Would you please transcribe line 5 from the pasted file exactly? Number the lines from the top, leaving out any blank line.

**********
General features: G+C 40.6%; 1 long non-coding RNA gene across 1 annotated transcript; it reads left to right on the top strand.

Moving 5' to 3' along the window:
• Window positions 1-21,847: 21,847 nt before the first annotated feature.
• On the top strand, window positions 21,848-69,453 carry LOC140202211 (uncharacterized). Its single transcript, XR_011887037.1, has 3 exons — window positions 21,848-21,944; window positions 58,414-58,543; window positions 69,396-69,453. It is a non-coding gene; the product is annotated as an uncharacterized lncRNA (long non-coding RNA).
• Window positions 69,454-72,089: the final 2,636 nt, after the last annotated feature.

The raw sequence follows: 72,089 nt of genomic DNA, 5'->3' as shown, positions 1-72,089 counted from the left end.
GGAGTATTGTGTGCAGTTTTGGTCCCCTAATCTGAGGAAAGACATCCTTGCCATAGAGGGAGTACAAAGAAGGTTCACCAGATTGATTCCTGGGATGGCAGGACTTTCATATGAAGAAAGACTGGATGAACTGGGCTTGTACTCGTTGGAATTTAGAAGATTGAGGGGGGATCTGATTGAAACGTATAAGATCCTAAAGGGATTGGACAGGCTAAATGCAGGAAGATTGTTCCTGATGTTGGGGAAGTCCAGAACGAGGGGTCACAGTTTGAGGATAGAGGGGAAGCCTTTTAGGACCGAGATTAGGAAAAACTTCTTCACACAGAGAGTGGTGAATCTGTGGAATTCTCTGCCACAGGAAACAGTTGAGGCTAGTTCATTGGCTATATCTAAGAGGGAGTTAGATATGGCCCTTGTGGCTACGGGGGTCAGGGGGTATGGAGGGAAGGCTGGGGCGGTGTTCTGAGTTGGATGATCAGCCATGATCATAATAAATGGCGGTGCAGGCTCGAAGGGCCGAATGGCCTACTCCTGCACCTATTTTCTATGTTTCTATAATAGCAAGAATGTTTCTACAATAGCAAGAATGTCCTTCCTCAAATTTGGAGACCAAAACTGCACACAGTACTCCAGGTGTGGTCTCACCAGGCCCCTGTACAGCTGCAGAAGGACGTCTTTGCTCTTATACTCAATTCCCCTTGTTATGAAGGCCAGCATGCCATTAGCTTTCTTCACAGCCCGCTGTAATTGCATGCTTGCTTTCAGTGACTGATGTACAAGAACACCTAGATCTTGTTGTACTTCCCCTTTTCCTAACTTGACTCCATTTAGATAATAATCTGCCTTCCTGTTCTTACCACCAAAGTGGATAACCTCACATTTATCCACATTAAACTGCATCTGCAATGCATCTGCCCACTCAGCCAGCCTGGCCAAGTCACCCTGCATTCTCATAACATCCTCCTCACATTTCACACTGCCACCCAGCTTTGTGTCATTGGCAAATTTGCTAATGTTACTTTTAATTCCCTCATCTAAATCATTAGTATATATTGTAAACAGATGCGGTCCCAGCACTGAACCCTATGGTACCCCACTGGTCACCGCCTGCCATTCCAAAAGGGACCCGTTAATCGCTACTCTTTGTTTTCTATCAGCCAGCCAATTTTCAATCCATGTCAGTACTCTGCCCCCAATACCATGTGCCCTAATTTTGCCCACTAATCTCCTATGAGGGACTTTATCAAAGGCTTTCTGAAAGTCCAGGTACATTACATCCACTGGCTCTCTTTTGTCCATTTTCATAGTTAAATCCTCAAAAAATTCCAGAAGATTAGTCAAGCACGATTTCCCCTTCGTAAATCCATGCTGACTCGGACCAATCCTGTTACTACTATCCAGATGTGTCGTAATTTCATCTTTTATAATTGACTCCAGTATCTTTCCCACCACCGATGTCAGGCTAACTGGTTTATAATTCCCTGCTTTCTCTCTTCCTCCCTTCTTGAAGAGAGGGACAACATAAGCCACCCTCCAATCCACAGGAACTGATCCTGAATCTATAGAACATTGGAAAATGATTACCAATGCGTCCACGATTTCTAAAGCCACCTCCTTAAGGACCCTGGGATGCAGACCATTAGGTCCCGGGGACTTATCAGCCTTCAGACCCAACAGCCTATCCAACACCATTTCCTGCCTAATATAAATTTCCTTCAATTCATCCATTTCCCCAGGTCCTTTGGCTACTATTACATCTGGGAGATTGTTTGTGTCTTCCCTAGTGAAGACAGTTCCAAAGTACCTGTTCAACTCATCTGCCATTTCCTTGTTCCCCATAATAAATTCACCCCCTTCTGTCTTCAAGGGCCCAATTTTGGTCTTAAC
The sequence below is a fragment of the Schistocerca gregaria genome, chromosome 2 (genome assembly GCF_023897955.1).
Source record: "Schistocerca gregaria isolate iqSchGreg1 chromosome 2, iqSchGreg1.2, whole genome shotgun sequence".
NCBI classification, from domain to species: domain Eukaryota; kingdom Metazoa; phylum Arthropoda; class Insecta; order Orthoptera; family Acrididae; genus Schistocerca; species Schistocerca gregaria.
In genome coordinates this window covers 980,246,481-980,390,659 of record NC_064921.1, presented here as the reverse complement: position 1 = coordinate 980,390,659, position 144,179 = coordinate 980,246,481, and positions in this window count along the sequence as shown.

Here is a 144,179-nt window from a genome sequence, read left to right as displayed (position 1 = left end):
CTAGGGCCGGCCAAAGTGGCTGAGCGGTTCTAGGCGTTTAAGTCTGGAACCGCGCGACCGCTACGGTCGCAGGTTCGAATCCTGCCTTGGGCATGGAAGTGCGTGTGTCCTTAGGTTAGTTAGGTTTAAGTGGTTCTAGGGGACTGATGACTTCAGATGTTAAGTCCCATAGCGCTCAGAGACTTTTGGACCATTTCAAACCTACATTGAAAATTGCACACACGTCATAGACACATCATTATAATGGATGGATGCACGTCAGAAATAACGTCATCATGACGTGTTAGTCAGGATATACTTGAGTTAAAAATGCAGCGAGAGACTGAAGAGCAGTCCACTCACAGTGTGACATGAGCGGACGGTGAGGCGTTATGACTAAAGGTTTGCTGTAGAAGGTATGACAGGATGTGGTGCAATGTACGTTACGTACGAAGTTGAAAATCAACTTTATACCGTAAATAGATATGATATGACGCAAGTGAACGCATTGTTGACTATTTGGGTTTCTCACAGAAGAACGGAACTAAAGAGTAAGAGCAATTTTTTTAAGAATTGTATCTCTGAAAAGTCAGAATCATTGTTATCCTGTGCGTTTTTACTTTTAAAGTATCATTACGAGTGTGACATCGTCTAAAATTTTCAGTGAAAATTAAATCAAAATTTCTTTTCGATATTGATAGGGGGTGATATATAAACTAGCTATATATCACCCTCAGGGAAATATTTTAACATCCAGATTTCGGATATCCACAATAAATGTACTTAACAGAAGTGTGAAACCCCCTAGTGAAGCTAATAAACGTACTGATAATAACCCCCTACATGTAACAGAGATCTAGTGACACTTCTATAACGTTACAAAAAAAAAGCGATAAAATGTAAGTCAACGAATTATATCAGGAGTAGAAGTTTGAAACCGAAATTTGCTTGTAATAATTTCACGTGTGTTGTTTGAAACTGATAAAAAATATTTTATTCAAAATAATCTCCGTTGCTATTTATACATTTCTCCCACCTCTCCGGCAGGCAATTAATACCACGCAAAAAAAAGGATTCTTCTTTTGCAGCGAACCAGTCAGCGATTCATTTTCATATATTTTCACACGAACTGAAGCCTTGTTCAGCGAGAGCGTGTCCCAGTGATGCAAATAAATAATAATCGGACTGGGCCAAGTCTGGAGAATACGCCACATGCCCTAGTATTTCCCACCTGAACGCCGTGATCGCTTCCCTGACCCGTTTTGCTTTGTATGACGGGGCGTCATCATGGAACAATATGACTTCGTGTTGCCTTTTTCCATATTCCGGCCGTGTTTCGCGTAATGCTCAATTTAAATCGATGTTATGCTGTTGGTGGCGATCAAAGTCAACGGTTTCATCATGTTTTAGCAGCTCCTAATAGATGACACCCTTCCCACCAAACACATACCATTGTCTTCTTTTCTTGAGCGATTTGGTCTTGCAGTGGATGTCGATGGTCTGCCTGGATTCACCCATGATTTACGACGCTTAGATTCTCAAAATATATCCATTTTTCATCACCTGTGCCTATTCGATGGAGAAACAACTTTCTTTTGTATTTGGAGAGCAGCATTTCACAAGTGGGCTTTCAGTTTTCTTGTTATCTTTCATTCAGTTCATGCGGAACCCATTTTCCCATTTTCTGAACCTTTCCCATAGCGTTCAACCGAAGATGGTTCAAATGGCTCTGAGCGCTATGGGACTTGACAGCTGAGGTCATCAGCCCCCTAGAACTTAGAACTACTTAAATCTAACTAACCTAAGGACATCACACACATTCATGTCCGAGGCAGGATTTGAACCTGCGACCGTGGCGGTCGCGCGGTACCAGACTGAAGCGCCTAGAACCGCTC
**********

• Window positions 69,454-72,089: the final 2,636 nt, after the last annotated feature.